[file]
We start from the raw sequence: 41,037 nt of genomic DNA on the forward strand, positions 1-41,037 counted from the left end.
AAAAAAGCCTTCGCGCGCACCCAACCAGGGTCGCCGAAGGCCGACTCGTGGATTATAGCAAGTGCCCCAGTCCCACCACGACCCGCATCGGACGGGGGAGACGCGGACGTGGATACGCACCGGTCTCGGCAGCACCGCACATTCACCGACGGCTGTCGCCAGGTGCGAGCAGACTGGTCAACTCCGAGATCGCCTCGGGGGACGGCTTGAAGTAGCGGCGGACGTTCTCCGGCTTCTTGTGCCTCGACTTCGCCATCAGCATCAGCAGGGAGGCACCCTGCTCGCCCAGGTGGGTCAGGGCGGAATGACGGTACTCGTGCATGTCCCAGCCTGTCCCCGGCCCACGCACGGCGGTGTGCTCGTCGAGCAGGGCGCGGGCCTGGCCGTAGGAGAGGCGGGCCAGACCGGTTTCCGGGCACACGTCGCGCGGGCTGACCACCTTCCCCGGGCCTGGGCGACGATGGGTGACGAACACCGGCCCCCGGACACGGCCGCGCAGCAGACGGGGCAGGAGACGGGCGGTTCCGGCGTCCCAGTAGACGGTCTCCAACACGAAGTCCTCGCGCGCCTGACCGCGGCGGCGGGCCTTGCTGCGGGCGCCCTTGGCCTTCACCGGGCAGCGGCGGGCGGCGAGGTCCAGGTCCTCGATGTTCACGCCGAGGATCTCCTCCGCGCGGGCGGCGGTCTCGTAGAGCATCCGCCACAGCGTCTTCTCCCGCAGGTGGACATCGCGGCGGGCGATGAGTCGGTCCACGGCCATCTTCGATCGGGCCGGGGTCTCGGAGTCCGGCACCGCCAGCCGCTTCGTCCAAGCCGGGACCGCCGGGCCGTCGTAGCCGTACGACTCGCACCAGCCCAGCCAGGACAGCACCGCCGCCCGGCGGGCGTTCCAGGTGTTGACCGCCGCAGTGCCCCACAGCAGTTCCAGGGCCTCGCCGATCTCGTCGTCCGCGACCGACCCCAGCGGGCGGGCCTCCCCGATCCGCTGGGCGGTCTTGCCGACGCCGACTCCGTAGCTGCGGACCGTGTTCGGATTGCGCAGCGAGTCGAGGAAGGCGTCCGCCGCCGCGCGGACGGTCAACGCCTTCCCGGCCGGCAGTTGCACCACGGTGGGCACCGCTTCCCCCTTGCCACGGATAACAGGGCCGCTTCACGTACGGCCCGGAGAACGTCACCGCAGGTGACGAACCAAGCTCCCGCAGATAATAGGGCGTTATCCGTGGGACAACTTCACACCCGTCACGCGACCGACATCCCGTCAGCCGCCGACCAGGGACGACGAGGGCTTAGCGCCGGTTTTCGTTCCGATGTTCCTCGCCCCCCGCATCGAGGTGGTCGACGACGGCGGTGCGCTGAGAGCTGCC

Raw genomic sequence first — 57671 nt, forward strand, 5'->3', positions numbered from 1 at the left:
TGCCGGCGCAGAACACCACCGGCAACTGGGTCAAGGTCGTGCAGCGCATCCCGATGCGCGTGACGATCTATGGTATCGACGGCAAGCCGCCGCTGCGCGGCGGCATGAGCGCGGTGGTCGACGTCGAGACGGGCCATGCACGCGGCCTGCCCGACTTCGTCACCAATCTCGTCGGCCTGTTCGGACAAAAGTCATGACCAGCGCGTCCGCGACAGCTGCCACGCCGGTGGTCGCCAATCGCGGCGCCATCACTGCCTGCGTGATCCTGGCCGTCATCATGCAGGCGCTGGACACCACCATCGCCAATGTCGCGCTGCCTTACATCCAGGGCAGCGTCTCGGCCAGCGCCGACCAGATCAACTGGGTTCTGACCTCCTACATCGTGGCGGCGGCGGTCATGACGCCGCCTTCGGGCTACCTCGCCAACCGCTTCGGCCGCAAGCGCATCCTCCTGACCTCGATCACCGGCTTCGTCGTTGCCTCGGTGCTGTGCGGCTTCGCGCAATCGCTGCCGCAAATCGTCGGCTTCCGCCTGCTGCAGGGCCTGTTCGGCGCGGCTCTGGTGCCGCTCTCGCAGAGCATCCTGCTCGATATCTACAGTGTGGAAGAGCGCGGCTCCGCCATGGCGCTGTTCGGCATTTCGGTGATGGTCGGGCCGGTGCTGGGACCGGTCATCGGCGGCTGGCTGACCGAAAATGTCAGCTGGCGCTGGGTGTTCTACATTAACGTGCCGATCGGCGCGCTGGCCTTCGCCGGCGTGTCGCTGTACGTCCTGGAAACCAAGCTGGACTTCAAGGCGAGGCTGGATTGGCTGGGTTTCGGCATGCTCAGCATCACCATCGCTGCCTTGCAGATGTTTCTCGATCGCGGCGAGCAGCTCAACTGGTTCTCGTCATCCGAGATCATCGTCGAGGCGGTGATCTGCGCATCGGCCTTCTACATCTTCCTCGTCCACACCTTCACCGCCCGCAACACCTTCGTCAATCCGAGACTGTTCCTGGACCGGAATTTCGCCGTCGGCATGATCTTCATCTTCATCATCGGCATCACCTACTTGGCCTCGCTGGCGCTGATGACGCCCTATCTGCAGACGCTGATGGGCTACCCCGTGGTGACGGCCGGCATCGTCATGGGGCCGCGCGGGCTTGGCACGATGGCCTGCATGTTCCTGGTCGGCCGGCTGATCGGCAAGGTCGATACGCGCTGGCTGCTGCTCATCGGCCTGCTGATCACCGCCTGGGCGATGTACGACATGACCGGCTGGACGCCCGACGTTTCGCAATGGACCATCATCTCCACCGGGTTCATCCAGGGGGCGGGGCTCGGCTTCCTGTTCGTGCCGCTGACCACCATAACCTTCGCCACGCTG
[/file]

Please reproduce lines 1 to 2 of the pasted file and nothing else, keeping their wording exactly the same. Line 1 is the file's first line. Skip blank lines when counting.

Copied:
We start from the raw sequence: 41,037 nt of genomic DNA on the forward strand, positions 1-41,037 counted from the left end.
AAAAAAGCCTTCGCGCGCACCCAACCAGGGTCGCCGAAGGCCGACTCGTGGATTATAGCAAGTGCCCCAGTCCCACCACGACCCGCATCGGACGGGGGAGACGCGGACGTGGATACGCACCGGTCTCGGCAGCACCGCACATTCACCGACGGCTGTCGCCAGGTGCGAGCAGACTGGTCAACTCCGAGATCGCCTCGGGGGACGGCTTGAAGTAGCGGCGGACGTTCTCCGGCTTCTTGTGCCTCGACTTCGCCATCAGCATCAGCAGGGAGGCACCCTGCTCGCCCAGGTGGGTCAGGGCGGAATGACGGTACTCGTGCATGTCCCAGCCTGTCCCCGGCCCACGCACGGCGGTGTGCTCGTCGAGCAGGGCGCGGGCCTGGCCGTAGGAGAGGCGGGCCAGACCGGTTTCCGGGCACACGTCGCGCGGGCTGACCACCTTCCCCGGGCCTGGGCGACGATGGGTGACGAACACCGGCCCCCGGACACGGCCGCGCAGCAGACGGGGCAGGAGACGGGCGGTTCCGGCGTCCCAGTAGACGGTCTCCAACACGAAGTCCTCGCGCGCCTGACCGCGGCGGCGGGCCTTGCTGCGGGCGCCCTTGGCCTTCACCGGGCAGCGGCGGGCGGCGAGGTCCAGGTCCTCGATGTTCACGCCGAGGATCTCCTCCGCGCGGGCGGCGGTCTCGTAGAGCATCCGCCACAGCGTCTTCTCCCGCAGGTGGACATCGCGGCGGGCGATGAGTCGGTCCACGGCCATCTTCGATCGGGCCGGGGTCTCGGAGTCCGGCACCGCCAGCCGCTTCGTCCAAGCCGGGACCGCCGGGCCGTCGTAGCCGTACGACTCGCACCAGCCCAGCCAGGACAGCACCGCCGCCCGGCGGGCGTTCCAGGTGTTGACCGCCGCAGTGCCCCACAGCAGTTCCAGGGCCTCGCCGATCTCGTCGTCCGCGACCGACCCCAGCGGGCGGGCCTCCCCGATCCGCTGGGCGGTCTTGCCGACGCCGACTCCGTAGCTGCGGACCGTGTTCGGATTGCGCAGCGAGTCGAGGAAGGCGTCCGCCGCCGCGCGGACGGTCAACGCCTTCCCGGCCGGCAGTTGCACCACGGTGGGCACCGCTTCCCCCTTGCCACGGATAACAGGGCCGCTTCACGTACGGCCCGGAGAACGTCACCGCAGGTGACGAACCAAGCTCCCGCAGATAATAGGGCGTTATCCGTGGGACAACTTCACACCCGTCACGCGACCGACATCCCGTCAGCCGCCGACCAGGGACGACGAGGGCTTAGCGCCGGTTTTCGTTCCGATGTTCCTCGCCCCCCGCATCGAGGTGGTCGACGACGGCGGTGCGCTGAGAGCTGCC